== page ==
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Amy Hirshman

Associate Professor of Anthropology
Eberly College of Arts and Sciences 317 Knapp Hall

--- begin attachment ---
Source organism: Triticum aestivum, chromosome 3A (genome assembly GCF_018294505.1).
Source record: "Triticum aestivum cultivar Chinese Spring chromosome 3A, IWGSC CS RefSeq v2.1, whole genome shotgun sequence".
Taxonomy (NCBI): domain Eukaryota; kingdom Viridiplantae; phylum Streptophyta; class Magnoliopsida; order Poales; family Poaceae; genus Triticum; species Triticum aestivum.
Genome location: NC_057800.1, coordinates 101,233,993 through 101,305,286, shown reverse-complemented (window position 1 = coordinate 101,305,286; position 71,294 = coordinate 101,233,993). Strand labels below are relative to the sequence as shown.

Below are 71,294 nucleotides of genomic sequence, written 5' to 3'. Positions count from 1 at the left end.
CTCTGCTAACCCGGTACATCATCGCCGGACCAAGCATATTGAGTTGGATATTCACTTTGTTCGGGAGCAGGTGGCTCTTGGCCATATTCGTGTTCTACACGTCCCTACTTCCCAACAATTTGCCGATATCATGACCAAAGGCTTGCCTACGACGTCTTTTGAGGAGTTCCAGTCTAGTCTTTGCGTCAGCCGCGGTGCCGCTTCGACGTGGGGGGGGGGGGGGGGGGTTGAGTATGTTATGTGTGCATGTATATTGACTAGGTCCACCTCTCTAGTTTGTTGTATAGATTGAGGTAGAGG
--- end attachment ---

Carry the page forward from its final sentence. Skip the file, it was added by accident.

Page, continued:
Dr. Amy Hirshman (Ph.D. Michigan State University) specializes in the ancient western Mesoamerican Tarascan state (AD 1350-1525). Her work has appeared in a number of edited volumes and journals such as Ancient Mesoamerica, Ethnoarchaeology, Journal of Anthropological Archaeology, and Journal of Archaeological Science. Her broad interests in social complexity, material culture and political economy have been brought to bear on many multi-method research projects on the emergence of the Tarascan state and the interrelationship between states, households, and craft production. Her current research projects include contextualizing the contemporary ethnographic record of regional potters to better understand the organization of ceramic production in the archaeological record from the Lake Pátzcuaro Basin, Michoacán, México, the Tarascan state core. She is also conducting petrographic analysis of ceramics and ceramic resources from several sites within the basin in order to understand the complex nature of the long-lived and diverse ceramic paste recipes found in both pre-state and state contexts. Dr. Hirshman currently teaches courses on Mesoamerica, ancient states, biological anthropology and material culture.  She was instrumental to the development of the standalone major in anthropology at WVU. In addition to the research publications mentioned above, she has also published on pedagogy in Strategies in Teaching Anthropology.